Statement of SEP candidate Tom Mackaman to Champaign County, Illinois Election Board
7 July 2004
Below is the statement given by Tom Mackaman, Socialist Equality Party candidate for state representative in the Illinois 103rd legislative district, to a hearing of the Champaign County Election Board. The hearing was held July 5 to consider a challenge from Illinois Democratic Party officials against the petitions filed by Mackaman for ballot status in the November election. (See:Illinois election board defers ruling on ballot status for SEP candidate)
The objection filed by the Democratic Party against my candidacy is a serious attack on democratic rights. It has no factual basis and should be rejected by this panel.
The issues involved in this attempt to keep me off of the ballot have implications that go far beyond the 103rd district of Illinois. The right to vote, the right to have one’s vote counted, and the right of citizens to have as wide a spectrum of political choices as possible have emerged as critical matters of public concern in America, especially in the aftermath of the contested national election of 2000.
It is ironic that this hearing takes place only two days after the Fourth of July, which celebrates the birth of the United States as a democratic republic, and two days after the fortieth anniversary of the Civil Rights Act of 1964, which lifted long-standing legal infringements on the democratic rights of African-Americans.
There is another irony. The state of Illinois is proud to declare itself the “land of Lincoln.” But Lincoln came to prominence as the candidate of a third party that challenged the existing bipartisan consensus in favor of slavery.
Serious defenders of democratic rights believe the electoral process should provide a forum for the widest possible discussion and debate on important issues of the day. The public must have the right to consider a wide range of views and make up its own mind. Keeping independent and third-party candidates off the ballot undermines this essential function of elections, and violates the letter and spirit of Bill of Rights, which guarantees freedom of assembly and freedom of speech.
In the challenge filed by Geraldine Parr, treasurer and former chairman of the county Democratic Party, the Democrats claim that 1,021 signatures, more than half of the 2,003signatures I filed, are invalid. Our preliminary review of the objection demonstrates that this claim is not only factually wrong, but has been lodged in bad faith.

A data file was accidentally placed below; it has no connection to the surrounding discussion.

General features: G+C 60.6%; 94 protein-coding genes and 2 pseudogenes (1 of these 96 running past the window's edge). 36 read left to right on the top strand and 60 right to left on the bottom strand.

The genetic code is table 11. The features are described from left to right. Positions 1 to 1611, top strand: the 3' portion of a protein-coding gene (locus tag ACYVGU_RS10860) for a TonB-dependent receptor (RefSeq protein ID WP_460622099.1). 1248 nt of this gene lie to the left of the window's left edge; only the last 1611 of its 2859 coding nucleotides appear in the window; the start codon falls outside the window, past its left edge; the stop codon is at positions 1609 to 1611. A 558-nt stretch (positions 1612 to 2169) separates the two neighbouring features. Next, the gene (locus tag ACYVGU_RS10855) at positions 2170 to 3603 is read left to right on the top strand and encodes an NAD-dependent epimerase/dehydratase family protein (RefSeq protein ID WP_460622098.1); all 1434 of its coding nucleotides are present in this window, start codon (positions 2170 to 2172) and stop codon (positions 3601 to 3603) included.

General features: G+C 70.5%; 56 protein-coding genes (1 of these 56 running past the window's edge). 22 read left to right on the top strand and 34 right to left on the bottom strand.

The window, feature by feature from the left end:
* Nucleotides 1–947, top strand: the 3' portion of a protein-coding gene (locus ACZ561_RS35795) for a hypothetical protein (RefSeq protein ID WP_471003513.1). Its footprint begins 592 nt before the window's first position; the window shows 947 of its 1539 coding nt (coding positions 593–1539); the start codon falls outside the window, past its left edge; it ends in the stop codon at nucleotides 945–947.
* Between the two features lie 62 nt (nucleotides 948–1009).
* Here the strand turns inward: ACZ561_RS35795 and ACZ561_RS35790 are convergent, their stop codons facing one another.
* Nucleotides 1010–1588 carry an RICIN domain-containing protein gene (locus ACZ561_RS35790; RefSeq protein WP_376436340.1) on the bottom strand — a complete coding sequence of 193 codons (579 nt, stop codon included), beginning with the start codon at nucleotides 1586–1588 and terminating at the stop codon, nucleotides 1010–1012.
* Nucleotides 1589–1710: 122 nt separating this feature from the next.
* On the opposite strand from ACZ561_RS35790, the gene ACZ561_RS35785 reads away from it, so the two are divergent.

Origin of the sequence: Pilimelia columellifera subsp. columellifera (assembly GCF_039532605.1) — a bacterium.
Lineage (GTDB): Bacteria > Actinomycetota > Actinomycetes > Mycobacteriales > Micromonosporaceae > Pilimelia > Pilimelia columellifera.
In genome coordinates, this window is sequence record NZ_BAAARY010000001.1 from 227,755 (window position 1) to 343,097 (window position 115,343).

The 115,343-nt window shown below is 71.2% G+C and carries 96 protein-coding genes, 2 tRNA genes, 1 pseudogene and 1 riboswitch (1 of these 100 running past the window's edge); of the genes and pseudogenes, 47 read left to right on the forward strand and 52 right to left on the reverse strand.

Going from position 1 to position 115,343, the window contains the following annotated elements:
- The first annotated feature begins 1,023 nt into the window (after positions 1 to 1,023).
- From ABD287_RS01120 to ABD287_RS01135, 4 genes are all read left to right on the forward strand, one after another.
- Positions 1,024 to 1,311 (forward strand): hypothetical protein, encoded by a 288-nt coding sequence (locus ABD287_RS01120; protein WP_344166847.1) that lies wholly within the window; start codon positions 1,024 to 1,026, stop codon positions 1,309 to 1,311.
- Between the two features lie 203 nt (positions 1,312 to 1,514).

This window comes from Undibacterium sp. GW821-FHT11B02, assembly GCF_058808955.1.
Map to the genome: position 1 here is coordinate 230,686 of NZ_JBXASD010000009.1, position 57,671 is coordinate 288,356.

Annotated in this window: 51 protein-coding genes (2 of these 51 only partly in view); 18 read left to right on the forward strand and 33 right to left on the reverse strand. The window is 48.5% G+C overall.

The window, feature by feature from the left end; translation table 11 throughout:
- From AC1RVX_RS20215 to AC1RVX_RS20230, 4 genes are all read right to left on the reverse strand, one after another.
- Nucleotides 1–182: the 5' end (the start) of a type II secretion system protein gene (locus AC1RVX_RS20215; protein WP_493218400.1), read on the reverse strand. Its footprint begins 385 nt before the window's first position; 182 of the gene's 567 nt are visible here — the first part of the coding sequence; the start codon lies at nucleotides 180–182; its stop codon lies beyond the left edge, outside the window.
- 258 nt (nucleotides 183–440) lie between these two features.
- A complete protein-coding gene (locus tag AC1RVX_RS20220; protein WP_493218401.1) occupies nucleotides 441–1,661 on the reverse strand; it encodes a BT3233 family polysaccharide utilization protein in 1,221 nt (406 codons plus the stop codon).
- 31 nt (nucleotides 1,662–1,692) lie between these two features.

Working under clearly prejudicial conditions, in a very short time period and with limited resources, we have thus far examined nearly 30 percent of the challenged signatures. This is a time-consuming and arduous process. Nevertheless, we have found, based on the registration records supplied by the County Clerk, that at least 55 percent of the challenged signatures that we have checked are clearly valid. Extrapolating from the sample thus far checked, it is clear that our petitions have far more than the legal requirement, which, according to the Illinois Board of Elections web site, is 1,344 signatures.
On one petition sheet, Ms. Parr objected to seven of the twenty signatures. Upon examination of voter registration rolls, every one of these signatures was verified. On another sheet, nine out of ten challenged signatures turned out to be valid. In one case, the Democrats attempted to purge a voter from the petition by claiming she resided outside of the district, even though her name appeared on the roll of registered voters in the district.
The registration records show that a very large majority of our petition signers were registered at the addresses which they listed on the petitions. This in itself shows that the Democrats have no good faith basis for asserting that more than half of the signatures are invalid.
The objections filed by Ms. Parr make claims that are obviously untrue. For instance, she asserts that some of our sheets were not signed and notarized, making all the signatures on them invalid. In fact, all 105 sheets of signatures were signed by the circulators and notarized as required by law. She also claims that some signatures are forgeries, an extremely serious allegation for which she provides no evidence.
Those Democratic Party functionaries who filed this challenge are trying to misuse the procedures of the election law to disrupt and, if possible, suppress a candidacy that opposes the Democratic Party from a socialist standpoint.
The procedure employed in this challenge is unfair and undemocratic. My petitions were filed on Monday, June 21. They contained nearly 700 more signatures than the number required.
The next morning, Tuesday, June 22, a Democratic employee of the state legislature, Liz Brown, picked up copies of the petition and another Democratic Party representative, Brendan Hostetler,viewed them. On June 28, Ms. Parr filed her objection.